A very good staff editorial in The Free Lance-Star of Fredericksburg, Virginia, provides some valuable common-sense reflections on the right of private universities like Liberty University to maintain an identity and mission so strongly that they exclude those who do not share their deeply held beliefs:
If you want to join ROTC, don't go to pacifistic Eastern Mennonite University. If there were such a thing as a Young Aryans Club, you would not find it bearing the coat of arms of Yeshiva University, a Jewish school. Private religious colleges anoint campus groups that are broadly consistent with the colleges' beliefs and goals. Liberty University (formerly Lynchburg Baptist College) acted consistently with its Protestant fundamentalist ideals when it recently pulled its sanction from LU's College Democrats.
That's what FIRE has pointed out more than once here on The Torch. The First Amendment recognizes Liberty University's right, as a private institution, to set and enforce its own values. That's the freedom of association at work.
The ACLU of Virginia does not believe Mr. Falwell has infringed on the rights of assembly and speech of the College Democrats. In fact, if the government were to try to compel Liberty University to recognize the group, it might be infringing on Falwell's rights.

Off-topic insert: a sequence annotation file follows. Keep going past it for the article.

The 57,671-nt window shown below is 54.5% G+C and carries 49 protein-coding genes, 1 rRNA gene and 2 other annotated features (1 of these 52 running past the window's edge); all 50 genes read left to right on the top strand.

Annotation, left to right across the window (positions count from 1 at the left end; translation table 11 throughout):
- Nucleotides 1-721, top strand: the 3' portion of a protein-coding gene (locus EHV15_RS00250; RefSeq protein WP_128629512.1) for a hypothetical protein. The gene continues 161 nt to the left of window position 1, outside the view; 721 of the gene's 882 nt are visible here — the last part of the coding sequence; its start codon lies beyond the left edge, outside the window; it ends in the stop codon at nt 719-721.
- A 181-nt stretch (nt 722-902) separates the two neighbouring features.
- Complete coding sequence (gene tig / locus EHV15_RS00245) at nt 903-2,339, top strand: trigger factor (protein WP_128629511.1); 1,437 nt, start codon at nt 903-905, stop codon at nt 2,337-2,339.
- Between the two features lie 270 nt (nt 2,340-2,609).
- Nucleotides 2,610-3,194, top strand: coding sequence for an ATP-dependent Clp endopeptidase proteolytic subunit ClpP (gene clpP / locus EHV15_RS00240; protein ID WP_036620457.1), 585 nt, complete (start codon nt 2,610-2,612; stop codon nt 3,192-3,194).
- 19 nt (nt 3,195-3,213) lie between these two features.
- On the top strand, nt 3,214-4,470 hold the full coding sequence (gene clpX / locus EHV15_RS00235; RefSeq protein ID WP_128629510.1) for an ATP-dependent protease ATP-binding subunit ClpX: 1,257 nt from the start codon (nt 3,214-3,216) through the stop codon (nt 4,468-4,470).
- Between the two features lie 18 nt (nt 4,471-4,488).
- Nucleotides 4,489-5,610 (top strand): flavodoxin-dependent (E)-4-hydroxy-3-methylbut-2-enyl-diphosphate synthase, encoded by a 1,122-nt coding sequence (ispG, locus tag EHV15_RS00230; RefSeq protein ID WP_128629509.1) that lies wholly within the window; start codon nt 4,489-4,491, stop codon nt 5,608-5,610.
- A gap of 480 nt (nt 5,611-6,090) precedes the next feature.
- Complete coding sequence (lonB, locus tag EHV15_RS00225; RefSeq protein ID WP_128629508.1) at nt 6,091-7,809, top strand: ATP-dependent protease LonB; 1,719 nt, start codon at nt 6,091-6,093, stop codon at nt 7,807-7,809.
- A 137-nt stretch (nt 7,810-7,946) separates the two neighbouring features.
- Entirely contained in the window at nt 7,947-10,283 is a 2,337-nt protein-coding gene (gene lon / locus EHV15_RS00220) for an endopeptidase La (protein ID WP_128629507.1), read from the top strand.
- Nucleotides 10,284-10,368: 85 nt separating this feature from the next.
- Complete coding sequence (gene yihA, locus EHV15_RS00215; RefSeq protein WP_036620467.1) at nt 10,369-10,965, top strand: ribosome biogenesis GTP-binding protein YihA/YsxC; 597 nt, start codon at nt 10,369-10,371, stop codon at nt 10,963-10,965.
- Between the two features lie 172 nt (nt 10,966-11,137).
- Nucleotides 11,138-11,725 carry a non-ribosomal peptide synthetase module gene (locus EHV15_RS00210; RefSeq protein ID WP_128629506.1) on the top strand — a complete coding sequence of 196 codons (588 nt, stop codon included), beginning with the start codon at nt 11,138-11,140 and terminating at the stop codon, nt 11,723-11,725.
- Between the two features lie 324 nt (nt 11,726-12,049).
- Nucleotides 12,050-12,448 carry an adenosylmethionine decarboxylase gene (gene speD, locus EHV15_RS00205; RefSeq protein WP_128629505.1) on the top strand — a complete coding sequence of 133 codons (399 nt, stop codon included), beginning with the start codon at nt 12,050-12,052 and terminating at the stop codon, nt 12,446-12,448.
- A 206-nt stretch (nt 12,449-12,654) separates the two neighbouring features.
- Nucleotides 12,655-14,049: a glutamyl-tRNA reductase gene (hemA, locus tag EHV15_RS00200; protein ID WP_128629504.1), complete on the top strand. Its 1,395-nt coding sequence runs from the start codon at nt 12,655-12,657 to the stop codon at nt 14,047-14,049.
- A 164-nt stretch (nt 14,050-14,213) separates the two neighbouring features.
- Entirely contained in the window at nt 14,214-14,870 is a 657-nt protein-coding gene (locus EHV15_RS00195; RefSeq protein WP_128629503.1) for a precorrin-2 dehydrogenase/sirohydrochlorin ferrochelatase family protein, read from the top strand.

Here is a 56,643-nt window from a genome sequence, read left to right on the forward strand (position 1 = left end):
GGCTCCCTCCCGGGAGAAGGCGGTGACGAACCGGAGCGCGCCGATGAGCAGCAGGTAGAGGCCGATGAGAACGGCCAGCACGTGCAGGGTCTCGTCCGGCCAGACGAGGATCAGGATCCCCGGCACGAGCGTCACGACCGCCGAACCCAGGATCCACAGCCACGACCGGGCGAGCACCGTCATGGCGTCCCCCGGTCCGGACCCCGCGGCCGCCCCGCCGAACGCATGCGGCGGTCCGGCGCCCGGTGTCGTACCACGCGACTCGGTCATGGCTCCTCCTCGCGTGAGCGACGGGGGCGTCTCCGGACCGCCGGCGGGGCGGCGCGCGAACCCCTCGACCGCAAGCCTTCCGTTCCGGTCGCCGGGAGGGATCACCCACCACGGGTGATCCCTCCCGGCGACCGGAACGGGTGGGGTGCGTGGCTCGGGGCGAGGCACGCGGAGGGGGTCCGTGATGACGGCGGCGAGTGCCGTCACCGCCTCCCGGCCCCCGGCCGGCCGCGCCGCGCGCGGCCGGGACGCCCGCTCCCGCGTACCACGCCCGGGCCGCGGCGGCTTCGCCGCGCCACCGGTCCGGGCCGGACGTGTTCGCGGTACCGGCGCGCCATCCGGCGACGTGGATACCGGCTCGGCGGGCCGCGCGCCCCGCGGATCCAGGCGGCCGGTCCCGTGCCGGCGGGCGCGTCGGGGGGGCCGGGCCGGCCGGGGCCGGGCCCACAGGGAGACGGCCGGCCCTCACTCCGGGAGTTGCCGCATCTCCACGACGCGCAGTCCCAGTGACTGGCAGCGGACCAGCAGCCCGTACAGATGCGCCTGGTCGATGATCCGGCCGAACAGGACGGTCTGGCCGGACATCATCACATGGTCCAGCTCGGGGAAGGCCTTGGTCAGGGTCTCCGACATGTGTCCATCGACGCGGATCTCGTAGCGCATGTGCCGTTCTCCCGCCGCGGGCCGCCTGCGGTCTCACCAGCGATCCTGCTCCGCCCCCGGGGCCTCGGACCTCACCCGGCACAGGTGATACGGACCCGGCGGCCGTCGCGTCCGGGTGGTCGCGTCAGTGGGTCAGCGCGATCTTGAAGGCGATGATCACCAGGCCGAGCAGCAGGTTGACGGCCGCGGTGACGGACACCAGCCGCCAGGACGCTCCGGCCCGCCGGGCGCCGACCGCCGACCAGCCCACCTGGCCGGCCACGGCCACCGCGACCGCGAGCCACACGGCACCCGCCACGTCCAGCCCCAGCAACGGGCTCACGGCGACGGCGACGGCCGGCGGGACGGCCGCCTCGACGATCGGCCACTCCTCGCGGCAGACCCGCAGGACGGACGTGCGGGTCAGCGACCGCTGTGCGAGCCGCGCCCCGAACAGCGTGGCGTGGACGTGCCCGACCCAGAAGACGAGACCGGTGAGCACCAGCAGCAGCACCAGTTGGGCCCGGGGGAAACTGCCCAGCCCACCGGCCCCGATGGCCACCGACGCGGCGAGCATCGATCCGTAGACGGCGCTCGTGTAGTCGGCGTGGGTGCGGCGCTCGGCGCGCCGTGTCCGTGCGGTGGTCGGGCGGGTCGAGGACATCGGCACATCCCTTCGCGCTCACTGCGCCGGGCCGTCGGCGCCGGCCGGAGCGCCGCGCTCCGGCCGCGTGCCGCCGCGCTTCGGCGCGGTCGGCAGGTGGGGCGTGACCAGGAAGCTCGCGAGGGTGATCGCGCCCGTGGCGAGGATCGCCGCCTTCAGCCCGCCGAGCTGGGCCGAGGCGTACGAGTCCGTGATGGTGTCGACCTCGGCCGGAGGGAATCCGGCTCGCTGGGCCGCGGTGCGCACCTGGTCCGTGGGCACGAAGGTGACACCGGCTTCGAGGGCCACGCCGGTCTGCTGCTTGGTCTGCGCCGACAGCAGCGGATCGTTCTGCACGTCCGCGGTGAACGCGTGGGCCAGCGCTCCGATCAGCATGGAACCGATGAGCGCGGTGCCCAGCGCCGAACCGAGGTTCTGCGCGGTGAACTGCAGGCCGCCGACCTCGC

That being said, Liberty University has unwisely chosen to restrict the worldview of its students. Our society thrives on open and civil discourse, and we believe Liberty University would benefit from tolerating a greater variety of opinions. ...
Among other notable safeguards, the First Amendment prevents the government from suppressing our right to free speech, assembly and petition. Together these explicitly stated rights are interpreted to confer the right of association, for if you can't gather as a group, club or organization to express your ideas, then the force of free speech is divided and thereby substantially weakened.
Thus, the government cannot interfere with the Liberty University College Democrats any more than it can disband the Democratic Party. But Liberty University is a private school and Jerry Falwell, Jr. is neither the government nor an agent of the government, so his choice not to recognize the club does not pose a constitutional problem.
Yes, what about Liberty's choice "to restrict the worldview of its students"? What about the marketplace of ideas? Robert and Greg pointed out (and David French agreed) that "[t]he degrees Liberty issues its graduates will lack credibility with certain audiences because Liberty has made impossible a truly free and open debate about issues like abortion, socialism, creationism, and so on." And Greg provided a detailed account of our contract theory of rights at private colleges, which we have maintained since our founding and which "is the only effective way anyone has come up with to acknowledge the rights of private colleges while maximizing free speech." In short, this theory is so effective because it honors the expressive rights of associations as well as individuals, requiring that individuals be permitted free choices to sign up for restrictive associations if that's what they want to do.